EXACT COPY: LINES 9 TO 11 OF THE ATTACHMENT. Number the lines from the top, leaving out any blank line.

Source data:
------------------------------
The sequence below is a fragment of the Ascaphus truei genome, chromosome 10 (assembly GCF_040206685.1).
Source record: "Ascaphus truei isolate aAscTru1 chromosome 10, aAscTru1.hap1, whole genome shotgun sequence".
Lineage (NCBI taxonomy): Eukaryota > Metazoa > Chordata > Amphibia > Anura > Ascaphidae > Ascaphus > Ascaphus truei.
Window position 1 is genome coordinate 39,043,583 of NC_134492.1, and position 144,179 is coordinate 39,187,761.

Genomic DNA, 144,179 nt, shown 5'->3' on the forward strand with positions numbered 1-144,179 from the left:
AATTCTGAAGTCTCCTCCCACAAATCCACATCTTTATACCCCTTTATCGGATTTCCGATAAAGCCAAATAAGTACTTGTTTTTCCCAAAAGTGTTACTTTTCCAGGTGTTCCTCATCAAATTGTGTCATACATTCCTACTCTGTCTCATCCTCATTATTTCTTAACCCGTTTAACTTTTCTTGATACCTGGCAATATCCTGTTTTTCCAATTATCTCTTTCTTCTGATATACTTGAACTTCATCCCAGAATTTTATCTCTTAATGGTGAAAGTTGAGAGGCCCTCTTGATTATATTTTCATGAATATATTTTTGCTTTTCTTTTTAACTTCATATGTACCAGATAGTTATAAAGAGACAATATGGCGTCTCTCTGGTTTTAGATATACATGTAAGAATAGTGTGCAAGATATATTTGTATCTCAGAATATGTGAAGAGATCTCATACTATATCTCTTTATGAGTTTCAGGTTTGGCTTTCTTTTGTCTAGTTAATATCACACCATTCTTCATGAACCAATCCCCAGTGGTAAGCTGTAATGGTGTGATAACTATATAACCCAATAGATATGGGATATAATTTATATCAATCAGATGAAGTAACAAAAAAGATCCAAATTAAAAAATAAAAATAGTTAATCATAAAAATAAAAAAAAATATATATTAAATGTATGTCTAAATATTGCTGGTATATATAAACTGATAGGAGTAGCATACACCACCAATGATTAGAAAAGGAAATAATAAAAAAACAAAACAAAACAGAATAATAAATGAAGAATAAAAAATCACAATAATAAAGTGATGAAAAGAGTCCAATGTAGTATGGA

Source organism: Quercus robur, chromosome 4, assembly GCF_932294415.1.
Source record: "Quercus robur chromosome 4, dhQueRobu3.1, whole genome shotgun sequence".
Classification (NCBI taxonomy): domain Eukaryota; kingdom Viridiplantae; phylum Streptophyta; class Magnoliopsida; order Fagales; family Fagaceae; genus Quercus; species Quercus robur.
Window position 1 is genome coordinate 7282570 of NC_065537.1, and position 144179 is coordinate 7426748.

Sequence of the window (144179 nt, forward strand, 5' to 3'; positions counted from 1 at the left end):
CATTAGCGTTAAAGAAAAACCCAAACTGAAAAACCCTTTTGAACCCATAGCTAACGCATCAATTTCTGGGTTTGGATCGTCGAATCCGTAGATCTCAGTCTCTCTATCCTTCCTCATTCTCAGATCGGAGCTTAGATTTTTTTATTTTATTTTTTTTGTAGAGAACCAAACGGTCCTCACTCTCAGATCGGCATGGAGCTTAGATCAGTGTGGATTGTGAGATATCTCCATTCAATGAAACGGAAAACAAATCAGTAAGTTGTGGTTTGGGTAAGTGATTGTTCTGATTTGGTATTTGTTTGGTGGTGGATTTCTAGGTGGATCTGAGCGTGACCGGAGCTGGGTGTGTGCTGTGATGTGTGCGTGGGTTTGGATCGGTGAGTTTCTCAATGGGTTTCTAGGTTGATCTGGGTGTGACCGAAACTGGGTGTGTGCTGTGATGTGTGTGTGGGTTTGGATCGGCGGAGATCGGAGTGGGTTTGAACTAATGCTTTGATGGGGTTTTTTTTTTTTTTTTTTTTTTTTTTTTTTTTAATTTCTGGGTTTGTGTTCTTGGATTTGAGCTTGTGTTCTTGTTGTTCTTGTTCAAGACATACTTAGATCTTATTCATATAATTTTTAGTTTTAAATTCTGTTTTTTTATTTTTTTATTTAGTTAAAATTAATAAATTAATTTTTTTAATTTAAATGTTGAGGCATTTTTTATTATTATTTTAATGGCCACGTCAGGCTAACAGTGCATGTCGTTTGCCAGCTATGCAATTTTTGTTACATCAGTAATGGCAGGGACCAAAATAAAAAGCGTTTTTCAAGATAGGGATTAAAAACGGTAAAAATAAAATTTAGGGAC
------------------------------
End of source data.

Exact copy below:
Classification (NCBI taxonomy): domain Eukaryota; kingdom Viridiplantae; phylum Streptophyta; class Magnoliopsida; order Fagales; family Fagaceae; genus Quercus; species Quercus robur.
Window position 1 is genome coordinate 7282570 of NC_065537.1, and position 144179 is coordinate 7426748.

Sequence of the window (144179 nt, forward strand, 5' to 3'; positions counted from 1 at the left end):